The Olympic Committee had wanted to get rid of Ganus for a long time. The influential organization is a founding member of the Rusada alongside the Russian Paralympic Committee. The leadership is very annoyed by Ganus, too loud, the 56-year-old also appears too critical in public abroad, one of the committee tells SPIEGEL, who prefers to remain anonymous. There they now believe that they can replace Ganus with someone who will continue his course, but who are less harsh in saying that they want peace and quiet - the committee considers the international consequences of Ganus' dismissal to be manageable.
According to SPIEGEL information, Sports Minister Oleg Matytsin tried to mediate to keep Ganus in office. But he failed. His deputy Margarita Pachnotskaya also goes with Ganus. The Rusada supervisory board wanted her to stay, she refused. He will not take legal action against the decision to release him, said Ganus.
The institute of the national anti-doping authorities Inado, an association of agencies from 67 countries, had already expressed itself very critically three weeks ago regarding the threatened dismissal of Ganus. Inado boss Jorge Leyva spoke of the fact that the Rusada would be pilloried in this way. The head of the World Anti-Doping Agency Wada, Witold Banka, also asked for clarification and answers. But there weren't any.
Read a portrait of Jurij Ganus here.
The most important questions and answers about the Wada decision can be found here.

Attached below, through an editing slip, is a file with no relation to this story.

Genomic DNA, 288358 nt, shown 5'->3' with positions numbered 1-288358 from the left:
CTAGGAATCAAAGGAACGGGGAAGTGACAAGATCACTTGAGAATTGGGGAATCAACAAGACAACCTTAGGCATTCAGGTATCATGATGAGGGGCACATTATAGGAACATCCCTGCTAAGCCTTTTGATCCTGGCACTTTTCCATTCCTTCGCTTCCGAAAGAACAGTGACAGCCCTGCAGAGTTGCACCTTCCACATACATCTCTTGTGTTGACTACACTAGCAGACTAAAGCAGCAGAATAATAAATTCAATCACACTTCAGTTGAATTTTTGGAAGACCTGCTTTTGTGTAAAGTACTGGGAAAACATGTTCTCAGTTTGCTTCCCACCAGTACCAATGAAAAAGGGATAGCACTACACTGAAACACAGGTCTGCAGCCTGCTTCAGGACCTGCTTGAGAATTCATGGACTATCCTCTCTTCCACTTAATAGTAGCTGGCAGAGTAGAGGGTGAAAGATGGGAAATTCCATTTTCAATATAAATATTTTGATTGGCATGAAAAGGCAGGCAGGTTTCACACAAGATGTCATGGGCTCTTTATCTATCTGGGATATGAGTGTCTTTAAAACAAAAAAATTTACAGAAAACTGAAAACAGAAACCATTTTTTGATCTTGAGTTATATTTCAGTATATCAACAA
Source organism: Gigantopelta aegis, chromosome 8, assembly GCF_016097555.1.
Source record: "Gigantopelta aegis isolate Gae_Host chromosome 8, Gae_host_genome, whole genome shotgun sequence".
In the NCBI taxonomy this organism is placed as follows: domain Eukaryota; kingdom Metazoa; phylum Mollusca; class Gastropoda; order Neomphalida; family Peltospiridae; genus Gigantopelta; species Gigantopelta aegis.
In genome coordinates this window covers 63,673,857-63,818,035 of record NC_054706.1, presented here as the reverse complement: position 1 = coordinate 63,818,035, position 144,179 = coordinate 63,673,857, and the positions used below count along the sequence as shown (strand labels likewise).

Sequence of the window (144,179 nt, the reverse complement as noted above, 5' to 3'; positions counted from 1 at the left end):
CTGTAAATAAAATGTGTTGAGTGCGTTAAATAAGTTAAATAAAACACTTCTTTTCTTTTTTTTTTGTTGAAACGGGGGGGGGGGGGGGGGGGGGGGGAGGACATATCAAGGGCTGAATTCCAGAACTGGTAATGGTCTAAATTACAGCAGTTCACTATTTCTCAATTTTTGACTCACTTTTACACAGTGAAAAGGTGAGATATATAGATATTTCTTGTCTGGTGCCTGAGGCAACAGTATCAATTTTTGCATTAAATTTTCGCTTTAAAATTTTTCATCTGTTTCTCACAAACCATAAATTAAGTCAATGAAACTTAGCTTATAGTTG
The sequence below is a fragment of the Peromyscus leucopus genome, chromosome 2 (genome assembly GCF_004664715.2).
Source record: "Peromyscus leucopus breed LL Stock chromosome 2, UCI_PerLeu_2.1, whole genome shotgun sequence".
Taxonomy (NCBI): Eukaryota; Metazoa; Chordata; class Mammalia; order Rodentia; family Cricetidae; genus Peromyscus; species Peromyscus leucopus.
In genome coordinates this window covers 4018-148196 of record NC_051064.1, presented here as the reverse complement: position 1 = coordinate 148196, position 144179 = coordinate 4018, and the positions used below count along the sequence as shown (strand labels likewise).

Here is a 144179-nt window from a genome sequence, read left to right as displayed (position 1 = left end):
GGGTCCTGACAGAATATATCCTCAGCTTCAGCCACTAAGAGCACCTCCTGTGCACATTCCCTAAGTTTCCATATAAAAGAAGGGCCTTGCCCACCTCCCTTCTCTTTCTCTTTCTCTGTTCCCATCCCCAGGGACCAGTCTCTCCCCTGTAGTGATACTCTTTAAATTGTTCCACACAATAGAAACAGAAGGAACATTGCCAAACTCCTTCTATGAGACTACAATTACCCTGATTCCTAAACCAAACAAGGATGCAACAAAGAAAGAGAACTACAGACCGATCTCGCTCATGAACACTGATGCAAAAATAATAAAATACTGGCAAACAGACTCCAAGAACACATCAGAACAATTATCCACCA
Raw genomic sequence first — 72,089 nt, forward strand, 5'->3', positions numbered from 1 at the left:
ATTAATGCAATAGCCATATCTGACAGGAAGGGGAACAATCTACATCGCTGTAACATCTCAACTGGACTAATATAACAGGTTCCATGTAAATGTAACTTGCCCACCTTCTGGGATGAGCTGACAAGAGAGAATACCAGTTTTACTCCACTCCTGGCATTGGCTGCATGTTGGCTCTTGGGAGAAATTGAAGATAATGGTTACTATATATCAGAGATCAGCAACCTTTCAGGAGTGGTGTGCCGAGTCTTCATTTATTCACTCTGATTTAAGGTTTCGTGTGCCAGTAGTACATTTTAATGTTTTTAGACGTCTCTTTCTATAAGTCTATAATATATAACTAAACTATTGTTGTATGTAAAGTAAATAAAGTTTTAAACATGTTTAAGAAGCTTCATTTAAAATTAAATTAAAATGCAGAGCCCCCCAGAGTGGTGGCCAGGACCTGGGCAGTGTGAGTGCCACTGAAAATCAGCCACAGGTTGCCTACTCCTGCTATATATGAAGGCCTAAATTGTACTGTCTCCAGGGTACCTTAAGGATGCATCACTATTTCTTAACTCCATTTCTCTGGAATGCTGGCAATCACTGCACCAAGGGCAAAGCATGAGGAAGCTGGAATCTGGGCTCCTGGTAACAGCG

The chronology of the Russian doping scandal can be found here.
Discredits and threats
A kind of campaign against Ganus has been running for weeks in state and state-related media, including his wife, from whom he lives separately. "You want to get rid of me, pour dirt over me," he said at the beginning of August. He continues to receive threats. It even went so far that he wrote on Twitter: "I officially declare that I love life and will not commit suicide." Two former Rusada executives had allegedly died of heart failure.
Ganus made headlines again and again, and not just because he turned to President Vladimir Putin directly and asked him for help in the fight against doping. At the beginning of October last year, Ganus made public (read the SPIEGEL interview here) that Russia had deleted and changed control data from athletes from a Moscow anti-doping laboratory a thousand times in early 2019. And that at a time when the information should have been handed over to Wada long ago.
The World Anti-Doping Agency later confirmed this after an investigation, and also stated that the records had been changed in such a way that the key witness of the Russian doping scandal, the former head of the anti-doping laboratory Grigory Rodchenkov, was supposed to be a liar.
In December of last year, the Wada imposed a four-year ban on Russia, whose athletes flying the Russian flag are not allowed to take part in the Olympics or a World Cup for four years. Moscow appealed against this decision. At the beginning of November the International Sports Court Cas wants to meet on the matter.
The current Rusada lawyer, Mikhail Buchanov, will take over from Ganus for the coming months. "In fact, the Rusada has now been beheaded," says sports advisor Andrei Mitkov, who worked for the Ministry of Sports for a long time. "This decision takes the agency a step back." It will now be very difficult to establish contacts with the Wada and other international organizations. "Ganus and Pachnotskaya had these connections. They had real authority."
Collaboration: Alexander ChernyshevIcon: The mirror